A meteor crashing in Russia’s Ural mountains has injured at least 950 people, as the shockwave blew out windows and rocked buildings.
Most of those hurt, in the Chelyabinsk region where the meteor fell, suffered cuts and bruises but at least 46 remain in hospital.
A fireball streaked through the clear morning sky, followed by loud bangs.
President Vladimir Putin said he thanked God no big fragments had fallen in populated areas.
A large meteor fragment landed in a lake near Chebarkul, a town in Chelyabinsk region.
The meteor’s dramatic passing was witnessed in Yekaterinburg, 200km (125 miles) to the north, and in Kazakhstan, to the south.
A huge line of smoke, like you get from a plane but many times bigger”
“It was quite extraordinary,” Chelyabinsk resident Polina Zolotarevskaya told BBC News. “We saw a very bright light and then there was a kind of a track, white and yellow in the sky.”
“The explosion was so strong that some windows in our building and in the buildings that are across the road and in the city in general, the windows broke.”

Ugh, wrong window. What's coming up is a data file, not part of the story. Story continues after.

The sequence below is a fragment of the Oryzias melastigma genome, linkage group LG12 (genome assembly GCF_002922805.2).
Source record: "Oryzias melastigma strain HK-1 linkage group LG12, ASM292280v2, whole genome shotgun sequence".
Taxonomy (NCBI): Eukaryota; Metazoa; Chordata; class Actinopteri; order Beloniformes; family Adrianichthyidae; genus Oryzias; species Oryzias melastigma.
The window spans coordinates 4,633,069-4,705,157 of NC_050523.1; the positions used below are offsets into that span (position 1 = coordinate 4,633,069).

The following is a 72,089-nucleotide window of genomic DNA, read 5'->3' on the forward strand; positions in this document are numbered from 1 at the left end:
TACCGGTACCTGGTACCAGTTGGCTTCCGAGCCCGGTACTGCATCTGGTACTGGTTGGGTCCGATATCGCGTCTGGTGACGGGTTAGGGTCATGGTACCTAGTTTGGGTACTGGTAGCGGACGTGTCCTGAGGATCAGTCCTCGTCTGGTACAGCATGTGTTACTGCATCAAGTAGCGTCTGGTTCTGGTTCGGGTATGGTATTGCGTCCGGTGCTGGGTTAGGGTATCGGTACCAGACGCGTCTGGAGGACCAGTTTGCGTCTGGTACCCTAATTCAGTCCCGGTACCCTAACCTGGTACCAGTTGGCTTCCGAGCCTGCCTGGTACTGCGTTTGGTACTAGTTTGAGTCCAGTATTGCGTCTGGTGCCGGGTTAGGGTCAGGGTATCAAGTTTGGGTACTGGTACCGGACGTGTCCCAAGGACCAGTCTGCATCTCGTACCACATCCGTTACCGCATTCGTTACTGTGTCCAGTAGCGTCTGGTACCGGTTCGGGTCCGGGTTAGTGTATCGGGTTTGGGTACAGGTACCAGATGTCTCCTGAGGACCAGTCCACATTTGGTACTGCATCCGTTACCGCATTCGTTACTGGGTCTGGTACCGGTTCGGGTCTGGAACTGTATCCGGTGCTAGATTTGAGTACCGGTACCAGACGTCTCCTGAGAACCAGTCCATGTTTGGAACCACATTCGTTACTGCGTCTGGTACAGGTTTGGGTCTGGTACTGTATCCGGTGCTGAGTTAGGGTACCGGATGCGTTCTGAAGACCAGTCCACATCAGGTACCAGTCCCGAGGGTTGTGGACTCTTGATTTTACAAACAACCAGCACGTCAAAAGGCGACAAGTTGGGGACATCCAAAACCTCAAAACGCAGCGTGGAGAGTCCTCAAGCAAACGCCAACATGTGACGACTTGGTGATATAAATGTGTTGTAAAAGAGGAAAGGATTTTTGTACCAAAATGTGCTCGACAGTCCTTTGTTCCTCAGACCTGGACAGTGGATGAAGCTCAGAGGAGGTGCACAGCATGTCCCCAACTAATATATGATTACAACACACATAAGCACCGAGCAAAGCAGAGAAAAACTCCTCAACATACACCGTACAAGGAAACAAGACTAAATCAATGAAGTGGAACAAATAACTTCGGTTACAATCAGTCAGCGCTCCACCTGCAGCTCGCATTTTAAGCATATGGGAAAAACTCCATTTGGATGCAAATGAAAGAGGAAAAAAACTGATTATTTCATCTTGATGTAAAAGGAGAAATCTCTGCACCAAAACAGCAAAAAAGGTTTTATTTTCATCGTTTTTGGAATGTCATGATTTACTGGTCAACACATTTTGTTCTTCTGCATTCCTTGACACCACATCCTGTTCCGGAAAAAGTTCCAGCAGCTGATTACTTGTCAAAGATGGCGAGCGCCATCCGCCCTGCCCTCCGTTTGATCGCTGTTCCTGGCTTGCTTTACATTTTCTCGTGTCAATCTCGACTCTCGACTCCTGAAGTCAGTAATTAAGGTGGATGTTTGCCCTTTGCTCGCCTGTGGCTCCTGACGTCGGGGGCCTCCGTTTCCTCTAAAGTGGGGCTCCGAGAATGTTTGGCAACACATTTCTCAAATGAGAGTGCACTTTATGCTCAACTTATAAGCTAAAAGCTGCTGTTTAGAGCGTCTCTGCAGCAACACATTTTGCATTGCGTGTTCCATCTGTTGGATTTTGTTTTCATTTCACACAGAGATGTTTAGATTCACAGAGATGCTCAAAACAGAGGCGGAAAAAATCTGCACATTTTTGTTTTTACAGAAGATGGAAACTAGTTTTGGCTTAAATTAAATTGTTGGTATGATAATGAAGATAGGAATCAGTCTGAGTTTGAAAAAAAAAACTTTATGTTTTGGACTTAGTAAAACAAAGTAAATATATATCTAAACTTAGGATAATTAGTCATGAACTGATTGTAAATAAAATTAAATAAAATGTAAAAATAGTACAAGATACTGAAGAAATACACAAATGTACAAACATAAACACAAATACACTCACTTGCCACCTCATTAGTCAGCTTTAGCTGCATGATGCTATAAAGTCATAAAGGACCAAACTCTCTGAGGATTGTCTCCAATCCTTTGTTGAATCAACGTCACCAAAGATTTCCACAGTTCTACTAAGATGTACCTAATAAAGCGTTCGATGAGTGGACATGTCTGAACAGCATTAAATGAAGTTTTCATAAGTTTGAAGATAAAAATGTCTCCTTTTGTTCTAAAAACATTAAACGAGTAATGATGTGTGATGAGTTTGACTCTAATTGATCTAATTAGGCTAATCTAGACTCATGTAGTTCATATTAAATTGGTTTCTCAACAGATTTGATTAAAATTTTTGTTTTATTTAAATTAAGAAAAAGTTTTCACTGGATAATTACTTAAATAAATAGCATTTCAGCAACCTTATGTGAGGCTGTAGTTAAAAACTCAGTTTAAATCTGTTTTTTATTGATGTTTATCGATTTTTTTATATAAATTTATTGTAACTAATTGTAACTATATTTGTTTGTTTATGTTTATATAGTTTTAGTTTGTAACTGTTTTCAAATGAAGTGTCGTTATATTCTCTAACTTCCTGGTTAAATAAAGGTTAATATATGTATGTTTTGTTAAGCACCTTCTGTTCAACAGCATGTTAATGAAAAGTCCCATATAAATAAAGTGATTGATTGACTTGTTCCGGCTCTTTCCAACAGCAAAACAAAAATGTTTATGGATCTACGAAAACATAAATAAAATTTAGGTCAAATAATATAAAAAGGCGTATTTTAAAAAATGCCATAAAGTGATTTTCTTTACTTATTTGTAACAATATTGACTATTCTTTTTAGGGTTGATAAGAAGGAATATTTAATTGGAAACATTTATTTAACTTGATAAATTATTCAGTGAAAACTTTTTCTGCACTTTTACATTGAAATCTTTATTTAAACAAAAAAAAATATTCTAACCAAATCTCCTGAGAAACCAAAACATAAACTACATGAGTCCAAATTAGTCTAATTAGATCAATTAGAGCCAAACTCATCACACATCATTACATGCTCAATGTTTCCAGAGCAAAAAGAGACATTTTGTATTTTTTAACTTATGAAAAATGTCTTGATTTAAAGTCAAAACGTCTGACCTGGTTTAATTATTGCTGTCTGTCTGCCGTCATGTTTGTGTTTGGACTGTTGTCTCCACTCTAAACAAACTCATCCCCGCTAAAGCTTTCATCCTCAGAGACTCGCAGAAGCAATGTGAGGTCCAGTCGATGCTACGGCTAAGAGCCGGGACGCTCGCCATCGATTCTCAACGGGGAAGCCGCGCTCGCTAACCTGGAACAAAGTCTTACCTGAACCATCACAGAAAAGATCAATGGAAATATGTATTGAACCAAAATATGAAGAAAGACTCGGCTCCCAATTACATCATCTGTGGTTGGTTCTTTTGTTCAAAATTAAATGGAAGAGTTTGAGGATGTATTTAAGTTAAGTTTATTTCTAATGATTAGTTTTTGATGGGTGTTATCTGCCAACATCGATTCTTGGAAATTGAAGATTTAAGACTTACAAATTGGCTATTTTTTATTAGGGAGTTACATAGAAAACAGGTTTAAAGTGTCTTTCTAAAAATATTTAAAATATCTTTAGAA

Officials say a large meteor partially burned up in the lower atmosphere, resulting in fragments falling earthwards.
Thousands of rescue workers have been dispatched to the area to provide help to the injured, the emergencies ministry said.
The Chelyabinsk region, about 1,500km (930 miles) east of Moscow, is home to many factories, a nuclear power plant and the Mayak atomic waste storage and treatment centre.
One Russian politician said the event was not a meteor shower but a US weapons test, Russia’s Interfax news agency reported.
Vladimir Zhirinovsky, the leader of the ultra-nationalist Liberal Democratic Party, was quoted as saying: “Meteors are falling. Those are not meteors, it is Americans testing their new weapon.”
So is it Barack Obama or the Halliburton Hurricaine Machine?